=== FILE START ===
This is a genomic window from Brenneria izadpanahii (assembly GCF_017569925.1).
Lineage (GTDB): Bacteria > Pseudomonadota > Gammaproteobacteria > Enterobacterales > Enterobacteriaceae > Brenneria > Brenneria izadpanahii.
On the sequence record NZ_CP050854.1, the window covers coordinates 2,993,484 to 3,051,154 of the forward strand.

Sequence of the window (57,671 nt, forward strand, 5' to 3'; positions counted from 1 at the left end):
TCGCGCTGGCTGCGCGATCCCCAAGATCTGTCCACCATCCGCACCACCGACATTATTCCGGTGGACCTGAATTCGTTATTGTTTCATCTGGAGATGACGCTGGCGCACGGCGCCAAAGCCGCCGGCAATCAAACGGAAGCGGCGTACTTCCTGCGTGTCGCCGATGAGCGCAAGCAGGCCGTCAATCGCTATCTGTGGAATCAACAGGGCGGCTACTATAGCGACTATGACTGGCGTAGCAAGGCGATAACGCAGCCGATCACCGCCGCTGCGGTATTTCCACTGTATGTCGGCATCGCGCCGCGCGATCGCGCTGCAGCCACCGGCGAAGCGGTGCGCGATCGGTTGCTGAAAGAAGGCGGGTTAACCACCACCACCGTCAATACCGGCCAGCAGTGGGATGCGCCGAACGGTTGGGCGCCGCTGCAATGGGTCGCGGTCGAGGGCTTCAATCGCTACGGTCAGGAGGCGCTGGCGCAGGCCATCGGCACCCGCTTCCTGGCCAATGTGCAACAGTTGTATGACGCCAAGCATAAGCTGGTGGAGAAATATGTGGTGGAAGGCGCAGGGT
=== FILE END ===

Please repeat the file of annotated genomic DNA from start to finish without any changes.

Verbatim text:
This is a genomic window from Brenneria izadpanahii (assembly GCF_017569925.1).
Lineage (GTDB): Bacteria > Pseudomonadota > Gammaproteobacteria > Enterobacterales > Enterobacteriaceae > Brenneria > Brenneria izadpanahii.
On the sequence record NZ_CP050854.1, the window covers coordinates 2,993,484 to 3,051,154 of the forward strand.

Sequence of the window (57,671 nt, forward strand, 5' to 3'; positions counted from 1 at the left end):
TCGCGCTGGCTGCGCGATCCCCAAGATCTGTCCACCATCCGCACCACCGACATTATTCCGGTGGACCTGAATTCGTTATTGTTTCATCTGGAGATGACGCTGGCGCACGGCGCCAAAGCCGCCGGCAATCAAACGGAAGCGGCGTACTTCCTGCGTGTCGCCGATGAGCGCAAGCAGGCCGTCAATCGCTATCTGTGGAATCAACAGGGCGGCTACTATAGCGACTATGACTGGCGTAGCAAGGCGATAACGCAGCCGATCACCGCCGCTGCGGTATTTCCACTGTATGTCGGCATCGCGCCGCGCGATCGCGCTGCAGCCACCGGCGAAGCGGTGCGCGATCGGTTGCTGAAAGAAGGCGGGTTAACCACCACCACCGTCAATACCGGCCAGCAGTGGGATGCGCCGAACGGTTGGGCGCCGCTGCAATGGGTCGCGGTCGAGGGCTTCAATCGCTACGGTCAGGAGGCGCTGGCGCAGGCCATCGGCACCCGCTTCCTGGCCAATGTGCAACAGTTGTATGACGCCAAGCATAAGCTGGTGGAGAAATATGTGGTGGAAGGCGCAGGGT